original crackleback, green holographic crackleback
san juan worm -brown or red

Zone 1 & 2
Chartreuse red dot glo ball
original tri color glo ball
bumblebee, rainbow trout rooster tails
brown wooly
roaches - gray, brown & black
john deere
peach fur bug

Zone 3
trout magnet worms, salmon or gold
rainbow power bait
yellow extra scent powerbait
trout magnet light orange mini worms

Lunker Club

Brad Strawhun from Imperial, MO
2-1/2 pounds on a bedspread in zone 1

Brandon Davidson from Lyman, SC
4.25 pounds on a copper hot shot in zone 1

Erma Altris from Kearney MO
2-1/4 on zeke's power bait in zone 3

Mike McAuley from Wellsville KS
2-1/2 pounds on an Apricot glo ball in zone 1

Ken Langston from Lebanon, MO
3 pounds on a black & yellow marabou in zone 2

Rick Strawhun from Imperial MO
3 pounds on a black & yellow marabou

Laverne Harfst from Grays  Summit, MO
2 pounds on corn power bait in zone 3

Edward Cantwell from Derby, KS
3 pounds on a white marabou jig in zone 2

Connie Hangartner from St. Joseph MO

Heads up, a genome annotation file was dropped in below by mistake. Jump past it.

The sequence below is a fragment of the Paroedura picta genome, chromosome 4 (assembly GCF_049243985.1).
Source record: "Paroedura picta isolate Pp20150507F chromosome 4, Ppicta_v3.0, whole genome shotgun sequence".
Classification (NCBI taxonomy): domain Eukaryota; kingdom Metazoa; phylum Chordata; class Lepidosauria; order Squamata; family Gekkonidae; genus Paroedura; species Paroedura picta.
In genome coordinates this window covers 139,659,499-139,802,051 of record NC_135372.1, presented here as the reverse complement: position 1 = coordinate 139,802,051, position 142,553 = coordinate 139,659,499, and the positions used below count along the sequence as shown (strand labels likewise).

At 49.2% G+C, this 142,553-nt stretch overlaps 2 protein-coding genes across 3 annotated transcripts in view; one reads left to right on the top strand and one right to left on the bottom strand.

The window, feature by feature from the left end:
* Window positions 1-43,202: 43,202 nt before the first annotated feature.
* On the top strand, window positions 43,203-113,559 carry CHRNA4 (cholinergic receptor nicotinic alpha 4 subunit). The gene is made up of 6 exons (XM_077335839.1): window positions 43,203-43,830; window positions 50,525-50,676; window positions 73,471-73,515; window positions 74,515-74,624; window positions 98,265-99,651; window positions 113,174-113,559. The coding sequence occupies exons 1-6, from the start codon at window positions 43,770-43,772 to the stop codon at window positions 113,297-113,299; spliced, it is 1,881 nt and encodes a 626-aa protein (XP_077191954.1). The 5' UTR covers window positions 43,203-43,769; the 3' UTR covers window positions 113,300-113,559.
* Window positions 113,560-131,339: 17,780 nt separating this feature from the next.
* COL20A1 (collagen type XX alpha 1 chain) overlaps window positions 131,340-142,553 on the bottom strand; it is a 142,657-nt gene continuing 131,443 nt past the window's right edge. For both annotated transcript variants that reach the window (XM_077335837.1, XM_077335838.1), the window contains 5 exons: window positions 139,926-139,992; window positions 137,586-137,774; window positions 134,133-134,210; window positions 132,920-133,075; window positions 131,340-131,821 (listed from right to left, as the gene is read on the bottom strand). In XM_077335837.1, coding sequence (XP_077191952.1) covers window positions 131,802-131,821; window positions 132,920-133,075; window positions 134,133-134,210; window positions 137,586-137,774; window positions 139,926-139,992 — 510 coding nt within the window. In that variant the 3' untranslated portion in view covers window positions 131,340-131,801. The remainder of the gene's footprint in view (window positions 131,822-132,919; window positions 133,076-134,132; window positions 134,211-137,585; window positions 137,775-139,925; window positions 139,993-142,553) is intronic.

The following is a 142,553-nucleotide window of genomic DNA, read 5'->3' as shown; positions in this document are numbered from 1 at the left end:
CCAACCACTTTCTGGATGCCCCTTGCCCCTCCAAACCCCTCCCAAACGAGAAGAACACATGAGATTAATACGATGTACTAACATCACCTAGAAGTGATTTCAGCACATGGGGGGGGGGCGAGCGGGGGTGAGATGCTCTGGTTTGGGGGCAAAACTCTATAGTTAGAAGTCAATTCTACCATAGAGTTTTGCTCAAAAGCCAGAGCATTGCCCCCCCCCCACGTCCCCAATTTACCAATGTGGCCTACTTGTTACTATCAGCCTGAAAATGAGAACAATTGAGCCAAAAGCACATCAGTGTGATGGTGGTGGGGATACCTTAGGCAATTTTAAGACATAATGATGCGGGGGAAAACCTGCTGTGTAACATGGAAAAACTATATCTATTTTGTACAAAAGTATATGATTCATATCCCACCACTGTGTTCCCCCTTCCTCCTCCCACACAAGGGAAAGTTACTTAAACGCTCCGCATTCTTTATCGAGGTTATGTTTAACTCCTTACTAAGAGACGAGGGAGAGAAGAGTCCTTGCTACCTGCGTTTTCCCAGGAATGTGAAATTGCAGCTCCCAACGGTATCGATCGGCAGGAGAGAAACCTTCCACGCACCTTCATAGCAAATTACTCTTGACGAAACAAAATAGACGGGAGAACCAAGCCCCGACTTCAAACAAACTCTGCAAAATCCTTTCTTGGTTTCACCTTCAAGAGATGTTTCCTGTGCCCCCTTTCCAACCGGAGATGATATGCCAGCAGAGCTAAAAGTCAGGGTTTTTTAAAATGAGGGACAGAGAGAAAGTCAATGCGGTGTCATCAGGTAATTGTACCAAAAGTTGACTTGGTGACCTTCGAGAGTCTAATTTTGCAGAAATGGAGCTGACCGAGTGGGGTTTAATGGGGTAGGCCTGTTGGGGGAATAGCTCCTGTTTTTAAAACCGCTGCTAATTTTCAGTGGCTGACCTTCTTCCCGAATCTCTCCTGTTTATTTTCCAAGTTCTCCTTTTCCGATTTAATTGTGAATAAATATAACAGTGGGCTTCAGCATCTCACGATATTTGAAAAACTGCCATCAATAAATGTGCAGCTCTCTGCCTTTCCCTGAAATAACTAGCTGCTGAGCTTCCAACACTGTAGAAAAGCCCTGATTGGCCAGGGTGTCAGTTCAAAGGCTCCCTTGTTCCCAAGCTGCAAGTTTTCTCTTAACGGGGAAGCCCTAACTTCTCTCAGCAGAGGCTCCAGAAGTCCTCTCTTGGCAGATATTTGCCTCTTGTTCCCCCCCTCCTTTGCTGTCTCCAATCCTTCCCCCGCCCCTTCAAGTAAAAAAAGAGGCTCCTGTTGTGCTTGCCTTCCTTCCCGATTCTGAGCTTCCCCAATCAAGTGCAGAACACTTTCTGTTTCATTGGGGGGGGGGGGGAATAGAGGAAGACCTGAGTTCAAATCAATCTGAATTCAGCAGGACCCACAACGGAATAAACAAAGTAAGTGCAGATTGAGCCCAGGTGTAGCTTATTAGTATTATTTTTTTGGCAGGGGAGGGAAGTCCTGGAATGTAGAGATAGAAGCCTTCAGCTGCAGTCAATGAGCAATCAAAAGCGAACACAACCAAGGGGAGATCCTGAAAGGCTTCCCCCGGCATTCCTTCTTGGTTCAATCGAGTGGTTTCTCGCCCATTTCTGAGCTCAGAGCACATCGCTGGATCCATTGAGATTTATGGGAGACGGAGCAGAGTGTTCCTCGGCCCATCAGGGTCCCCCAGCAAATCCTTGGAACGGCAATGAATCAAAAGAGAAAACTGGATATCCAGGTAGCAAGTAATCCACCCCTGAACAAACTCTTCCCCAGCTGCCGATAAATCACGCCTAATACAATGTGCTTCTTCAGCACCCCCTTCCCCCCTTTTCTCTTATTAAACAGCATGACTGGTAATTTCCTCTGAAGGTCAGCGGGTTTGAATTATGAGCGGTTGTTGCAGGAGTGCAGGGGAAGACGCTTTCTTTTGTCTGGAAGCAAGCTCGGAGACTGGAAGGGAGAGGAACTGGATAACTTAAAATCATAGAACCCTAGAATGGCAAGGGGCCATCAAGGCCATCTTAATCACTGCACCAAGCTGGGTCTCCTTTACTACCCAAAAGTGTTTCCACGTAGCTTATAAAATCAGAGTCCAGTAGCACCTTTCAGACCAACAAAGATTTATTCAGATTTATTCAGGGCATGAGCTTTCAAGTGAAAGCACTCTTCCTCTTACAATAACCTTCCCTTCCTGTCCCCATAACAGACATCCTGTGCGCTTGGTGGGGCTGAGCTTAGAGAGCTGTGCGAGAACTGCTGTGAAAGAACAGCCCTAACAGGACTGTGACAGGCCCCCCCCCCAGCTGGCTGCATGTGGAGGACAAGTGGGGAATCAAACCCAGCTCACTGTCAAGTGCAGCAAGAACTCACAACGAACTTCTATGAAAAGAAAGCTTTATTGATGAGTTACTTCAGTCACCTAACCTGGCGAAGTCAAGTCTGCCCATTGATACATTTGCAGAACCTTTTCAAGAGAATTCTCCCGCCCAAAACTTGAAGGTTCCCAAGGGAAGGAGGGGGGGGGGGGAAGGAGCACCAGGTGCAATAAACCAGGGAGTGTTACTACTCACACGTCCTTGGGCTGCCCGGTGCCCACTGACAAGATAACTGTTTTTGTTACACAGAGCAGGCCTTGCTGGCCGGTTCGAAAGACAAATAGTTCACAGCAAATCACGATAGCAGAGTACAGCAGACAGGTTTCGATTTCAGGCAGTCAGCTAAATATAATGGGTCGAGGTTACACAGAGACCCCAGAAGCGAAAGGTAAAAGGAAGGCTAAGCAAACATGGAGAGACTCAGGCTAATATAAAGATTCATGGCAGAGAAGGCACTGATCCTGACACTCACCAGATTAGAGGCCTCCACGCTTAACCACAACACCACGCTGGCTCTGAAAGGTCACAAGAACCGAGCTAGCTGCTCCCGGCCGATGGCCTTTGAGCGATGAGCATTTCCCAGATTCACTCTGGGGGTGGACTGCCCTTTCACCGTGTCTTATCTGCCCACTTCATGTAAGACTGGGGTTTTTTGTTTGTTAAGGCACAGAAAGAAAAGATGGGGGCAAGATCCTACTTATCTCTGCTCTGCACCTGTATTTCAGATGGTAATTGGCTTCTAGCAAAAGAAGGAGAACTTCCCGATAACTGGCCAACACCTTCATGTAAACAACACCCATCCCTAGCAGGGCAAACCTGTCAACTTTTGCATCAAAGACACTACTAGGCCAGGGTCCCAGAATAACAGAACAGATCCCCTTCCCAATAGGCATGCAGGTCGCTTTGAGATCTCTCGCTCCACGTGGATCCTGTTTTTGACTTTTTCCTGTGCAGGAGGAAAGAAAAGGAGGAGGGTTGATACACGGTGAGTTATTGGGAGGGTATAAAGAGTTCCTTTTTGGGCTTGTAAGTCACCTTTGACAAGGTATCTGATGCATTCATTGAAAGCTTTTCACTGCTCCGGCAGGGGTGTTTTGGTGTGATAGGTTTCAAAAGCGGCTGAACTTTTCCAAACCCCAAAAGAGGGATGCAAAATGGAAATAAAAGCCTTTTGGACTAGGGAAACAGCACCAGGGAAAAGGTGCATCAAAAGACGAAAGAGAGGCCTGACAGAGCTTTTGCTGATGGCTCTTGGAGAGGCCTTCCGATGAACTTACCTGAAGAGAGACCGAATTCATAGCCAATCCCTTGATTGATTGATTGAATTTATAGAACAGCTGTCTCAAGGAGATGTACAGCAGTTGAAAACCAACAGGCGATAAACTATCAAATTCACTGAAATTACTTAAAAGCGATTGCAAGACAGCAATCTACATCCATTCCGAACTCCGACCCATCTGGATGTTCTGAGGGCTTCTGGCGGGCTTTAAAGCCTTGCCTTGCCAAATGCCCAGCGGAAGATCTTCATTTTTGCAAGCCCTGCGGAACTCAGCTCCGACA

2-3/4 pounds on a black & yellow marabou in zone 1

Kenny Greer from St. Peters, MO
3-1/4 pounds on a white glo ball in zone 1

Hugh Rose from Bennett Spring, MO
2-1/4 pounds on a white mini jig in zone 2

Brandon Viera from Farmington, MO
2-3/4 pounds in zone 1 on a white & pink marabou

Linda Helfrich from Union, MO
2 pounds, 2 ounces on salmon power bait in zone 3

Zach Davis from Peculiar, MO
3 pounds on a green mini jig in zone 1

Devin Wiekhorst from Lebanon, MO
2-1/4 pounds on a brown & olive wooly in zone 1

Edward Cantwell from Derby KS
3 pounds, 8 ounces on a white marabou in zone 2

Chad Kohlbusch from New Haven, MO
2-1/2 pounds on yellow power bait in zone 3

Nick Odom from Lebanon, MO
10 pounds 1 ounce on a zebra midge in zone 2

Cheryl Rader from Leavenworth, KS
2-3/4 pounds on bumblebee rooster tail.

Nick Odom from Lebanon, MO
2 pounds on a red zebra midge in zone 2

Water conditions At Bennett Spring
Please watch for updates - the weather during the next couple of days may change the conditions.
Bennett Spring:
Gage house level is 1.81 feet, same as last week
October 1, 2014
minimum 76 in 1939
Current level is 77
25th percentile is 96
Median is 108
Mean is 138
75th percentile is 253
Max was 6350 in 1987

Niangua River:
October 1, 2014
Gage House reading is 1.50
minimum was 30 in 1992
25th percentile is 34
Today's (October 1) reading is 41
Median is 48
Mean is 117
75th percentile is 113
Max was 3567 in 1994

Calendar of Events

October 11 -12 Holland Derby

October 14-15 moss cutting

October 31 - last day of regular trout season

November 14 first day of Catch & Release Season

February 9, 2015 - Catch and Release season ends

Quote of the Week

“As with a faint star in the night’s sky, one can better understand fishing’s allure by looking around it, off to the side, not right at it”

- Holly Morris

Thanks for reading!  Lucy